“I can’t tell you how many people I’ve driven to the airport without luggage and they said they had to get out of this town.”

The man behind the wheel is a part-time limo chauffeur, part-time Uber driver, and part-time front seat philosopher. Las Vegas is his town, his canvas.

“Been here 30-years now,” he says.

His voice is harsh, his Michigan accent nearly bleached from his words.

He tells me he has done a lot of things in life, much like the landscape rushing outside the tinted windows of his car. Driven celebrities, worked as a casino dealer, and helped people get their life right.

“The single most important skill to living in Las Vegas comes down one thing – self-control,” he says. “Everything you could ever want or fantasize about is available to you 24/7. Without self-discipline, Vegas will eat you alive.”

He tells me about his days running a casino blackjack table.

“You learn to read people, and not just cards,” he says. “I can clearly remember the look on someone’s face when I flip down the winning card for the house and their face suddenly changes — instantly telling me they are playing with their bill-paying money.”

He slowly shakes his head. He’s a good man with a good heart.

The landscape outside the window changes. He tells me about the history of the community going past, of how the eccentric millionaire aviator Howard Hughes bought the once raw desert land for practically nothing and named the area after his mother’s maiden name. Today a sea of mansions and tech hubs sit atop the former sandy dessert scrub. As the driver said, anything is possible in Las Vegas.

I think about what I’ve seen in my first few hours in Las Vegas. Slot machines lining the walls as I walked off the morning flight, rolling billboards on the backs of flatbed trucks pumping out music and smoke to promote a show, and girls dressed in more feathers than fabric. People walking the streets with open beers, every language of the world filling the air, and people taking selfies in front of iconic neon signs. And my watch declares it is still breakfast time.

“Yeah, this place can eat you alive. I’ve known so very talented and successful people who just had to pick up and move out of Las Vegas because they couldn’t resist the temptations.”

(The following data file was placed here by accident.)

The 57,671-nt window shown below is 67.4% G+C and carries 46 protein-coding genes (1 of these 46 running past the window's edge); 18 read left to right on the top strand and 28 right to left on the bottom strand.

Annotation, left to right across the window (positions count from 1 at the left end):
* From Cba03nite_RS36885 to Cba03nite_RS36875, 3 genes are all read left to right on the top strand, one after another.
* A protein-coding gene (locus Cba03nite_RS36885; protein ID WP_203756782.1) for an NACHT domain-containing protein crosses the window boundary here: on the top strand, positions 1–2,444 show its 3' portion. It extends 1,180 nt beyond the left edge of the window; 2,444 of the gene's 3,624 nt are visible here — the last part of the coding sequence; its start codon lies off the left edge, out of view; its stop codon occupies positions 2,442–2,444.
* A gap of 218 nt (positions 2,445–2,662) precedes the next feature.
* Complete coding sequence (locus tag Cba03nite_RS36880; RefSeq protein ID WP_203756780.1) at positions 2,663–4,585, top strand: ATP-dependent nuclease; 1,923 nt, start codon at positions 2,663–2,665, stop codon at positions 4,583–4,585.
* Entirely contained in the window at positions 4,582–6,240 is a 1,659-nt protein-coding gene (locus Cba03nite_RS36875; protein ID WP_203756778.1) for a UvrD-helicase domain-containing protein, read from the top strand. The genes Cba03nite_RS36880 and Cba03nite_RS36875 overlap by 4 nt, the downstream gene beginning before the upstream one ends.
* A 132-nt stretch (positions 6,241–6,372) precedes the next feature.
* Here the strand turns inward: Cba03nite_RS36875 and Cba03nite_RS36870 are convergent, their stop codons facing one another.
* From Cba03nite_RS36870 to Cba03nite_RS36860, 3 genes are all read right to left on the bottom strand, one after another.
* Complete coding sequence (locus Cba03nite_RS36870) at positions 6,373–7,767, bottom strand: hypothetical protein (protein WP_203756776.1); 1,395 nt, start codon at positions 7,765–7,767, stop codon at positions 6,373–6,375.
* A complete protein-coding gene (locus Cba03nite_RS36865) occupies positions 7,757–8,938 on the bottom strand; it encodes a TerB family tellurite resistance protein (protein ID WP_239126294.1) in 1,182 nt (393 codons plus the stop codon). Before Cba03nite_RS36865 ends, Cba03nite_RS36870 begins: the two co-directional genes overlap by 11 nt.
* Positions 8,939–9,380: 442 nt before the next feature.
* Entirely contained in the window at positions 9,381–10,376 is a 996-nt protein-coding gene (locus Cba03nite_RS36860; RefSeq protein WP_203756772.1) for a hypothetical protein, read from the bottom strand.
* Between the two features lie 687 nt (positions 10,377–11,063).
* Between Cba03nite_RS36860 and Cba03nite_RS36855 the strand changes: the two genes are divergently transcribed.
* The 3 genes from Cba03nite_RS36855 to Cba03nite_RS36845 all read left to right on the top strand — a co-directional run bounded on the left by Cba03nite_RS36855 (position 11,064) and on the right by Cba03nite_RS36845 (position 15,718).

I picture the driver pulling up to the curb at the airport, the door swinging open, and out stepping a beaten soul preparing to board a flight with only the clothes on their back. Unfortunately, my driver does not have to imagine this picture as he’d delivered too many to catch the flight out of town.

The driver unapologetically loves his adopted city. While Detroit is decades in the past, he came to Las Vegas to chase his dreams. And in the city of dreams — or fantasy — he’s done just that. And along the way, he's helped others find their way home.

Leonard Woolsey: 409-683-5207; leonard.woolsey@galvnews.com

(1) comment

Rusty Schroeder

As I drove home to and from Pearland last night, my wife and I talked about all the game rooms that scatter Hwy 6 and how live gambling takes place in the open daylight and darkness of our state. One time houses, now with a parking area and an open sign welcome visitors to spend their money in exchange for prizes or gift cards. It is unbelievable the draw that they have on the ordinary person that frequents them. Parking lots filled at all hours, but never have I seen anyone leave with a giant teddy bear or plastic Elvis clock. I have never been in one so I have to wonder the prizes that are given, but they sure must be enticing to the many that do. Just imagine if they gave you back cash for your winnings …………. yep.

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